[Note to SMU Physics students: Glad to have you here! While you’re here, stick around for a moment. Check the blog’s list of articles on “intelligent design” or “evolution,” and you’ll see that the issue has moved a good deal since the flap at SMU. Feel free to leave comments, too. E.D.]
When sanity strikes public figures and public institutions, sometimes all one can do is sit back in wonder at how the universe runs.
Intelligent design advocates might begin to think that God (or the gods, or the little green men, as the Discovery Institute allows) has stacked the universe against them, at least in Texas. First, in 2003, with the Texas State Board of Education pregnant with 8 creationists among the 15 members, scientists in Texas applied quiet, gentle pressure and got some of the creationists to vote against requiring creationism in biology texts. Last week Lee Cullum, doyon of conservative commentators in Dallas society, alumnus of the late Dallas Herald and occasional opinion writer for the Dallas Morning News wrote a piece questioning whether intelligent design advocates had not overstepped propriety in their use of Southern Methodist University’s good neighborly intentions — a reversal of position for Cullum, and perhaps a bellwether for others with influence in the state. Plus, several of the faculty at SMU protested the pending intelligent design conference scheduled for the campus, though without endorsement from the university.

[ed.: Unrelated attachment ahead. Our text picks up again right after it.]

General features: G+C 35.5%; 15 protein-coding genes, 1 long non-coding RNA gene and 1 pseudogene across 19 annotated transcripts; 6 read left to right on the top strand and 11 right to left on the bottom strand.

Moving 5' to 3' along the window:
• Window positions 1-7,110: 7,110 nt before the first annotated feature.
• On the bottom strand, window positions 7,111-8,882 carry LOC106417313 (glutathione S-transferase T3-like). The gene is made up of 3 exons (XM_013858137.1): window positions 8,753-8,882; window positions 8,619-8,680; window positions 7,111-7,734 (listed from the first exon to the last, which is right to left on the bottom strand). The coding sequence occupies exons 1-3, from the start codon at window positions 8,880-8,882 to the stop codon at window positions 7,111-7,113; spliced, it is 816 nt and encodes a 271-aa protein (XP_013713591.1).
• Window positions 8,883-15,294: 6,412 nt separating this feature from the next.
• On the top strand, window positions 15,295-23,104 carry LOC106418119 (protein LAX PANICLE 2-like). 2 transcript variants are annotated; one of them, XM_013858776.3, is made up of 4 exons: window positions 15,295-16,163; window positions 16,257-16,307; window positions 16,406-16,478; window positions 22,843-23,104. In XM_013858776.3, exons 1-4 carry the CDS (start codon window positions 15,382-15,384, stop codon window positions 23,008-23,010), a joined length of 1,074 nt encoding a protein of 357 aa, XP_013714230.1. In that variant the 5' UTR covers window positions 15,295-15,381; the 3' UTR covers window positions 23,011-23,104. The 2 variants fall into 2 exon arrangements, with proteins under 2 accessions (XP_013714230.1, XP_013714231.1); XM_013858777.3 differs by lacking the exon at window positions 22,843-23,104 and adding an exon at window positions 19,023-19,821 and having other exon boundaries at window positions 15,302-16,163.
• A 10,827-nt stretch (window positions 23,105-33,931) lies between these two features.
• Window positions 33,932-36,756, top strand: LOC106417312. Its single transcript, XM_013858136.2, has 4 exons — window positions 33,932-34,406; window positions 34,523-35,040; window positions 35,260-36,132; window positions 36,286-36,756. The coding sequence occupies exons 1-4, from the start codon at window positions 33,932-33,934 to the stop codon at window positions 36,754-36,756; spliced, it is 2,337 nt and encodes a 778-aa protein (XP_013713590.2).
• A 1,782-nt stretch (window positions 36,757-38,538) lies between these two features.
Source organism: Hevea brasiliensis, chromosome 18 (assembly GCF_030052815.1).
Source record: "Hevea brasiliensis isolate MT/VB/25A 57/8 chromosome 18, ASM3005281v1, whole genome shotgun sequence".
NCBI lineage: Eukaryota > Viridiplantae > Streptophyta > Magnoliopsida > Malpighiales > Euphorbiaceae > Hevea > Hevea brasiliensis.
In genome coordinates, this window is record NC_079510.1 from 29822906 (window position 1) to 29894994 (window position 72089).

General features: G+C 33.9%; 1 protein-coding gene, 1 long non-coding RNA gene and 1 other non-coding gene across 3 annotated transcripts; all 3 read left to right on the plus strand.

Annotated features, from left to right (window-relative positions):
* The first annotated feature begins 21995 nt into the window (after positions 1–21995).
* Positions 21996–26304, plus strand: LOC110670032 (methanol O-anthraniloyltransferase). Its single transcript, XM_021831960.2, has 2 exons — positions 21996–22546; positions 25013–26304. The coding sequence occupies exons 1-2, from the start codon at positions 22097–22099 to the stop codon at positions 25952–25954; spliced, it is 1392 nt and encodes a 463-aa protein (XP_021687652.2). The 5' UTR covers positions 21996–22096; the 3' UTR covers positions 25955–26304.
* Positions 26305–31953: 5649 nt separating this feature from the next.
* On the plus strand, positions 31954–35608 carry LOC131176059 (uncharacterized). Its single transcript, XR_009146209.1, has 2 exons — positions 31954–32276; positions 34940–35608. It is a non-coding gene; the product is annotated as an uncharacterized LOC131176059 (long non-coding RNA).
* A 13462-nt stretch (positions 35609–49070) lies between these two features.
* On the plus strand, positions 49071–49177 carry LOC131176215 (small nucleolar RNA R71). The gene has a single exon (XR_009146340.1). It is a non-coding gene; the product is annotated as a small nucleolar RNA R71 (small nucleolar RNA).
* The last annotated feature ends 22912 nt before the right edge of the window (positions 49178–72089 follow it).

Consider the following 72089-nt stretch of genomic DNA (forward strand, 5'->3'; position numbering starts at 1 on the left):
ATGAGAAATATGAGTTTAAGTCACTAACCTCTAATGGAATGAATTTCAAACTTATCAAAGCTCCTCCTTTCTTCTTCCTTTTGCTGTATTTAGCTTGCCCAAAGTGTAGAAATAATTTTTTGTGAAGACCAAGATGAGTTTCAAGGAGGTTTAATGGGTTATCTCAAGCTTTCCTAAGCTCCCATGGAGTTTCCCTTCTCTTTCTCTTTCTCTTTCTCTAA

Discovery Institute spokesmen gave their usual demurrers, claiming that intelligent design advocates have First Amendment rights and accusing critics of being unfair and unholy, but never defending intelligent design itself.
So, I can imagine there were a lot of coffee-burned laps in Seattle (and at least one in Fort Worth) this morning when the Dallas Morning News‘ opinion section unfurled a hard stand against intelligent design, signed by a score of well-respected scientists of various faiths, from the SMU faculty.
They minced no words:
The organization behind the event, the Discovery Institute, is clear in its agenda: It states that what the SMU science faculty believes to be so useful (science) is a danger to conservative Christianity and should be replaced by its mystical world view.
We do not argue against the basic right to believe, worship and express oneself as one desires. [More, including the full text, below the fold.] Read the rest of this entry »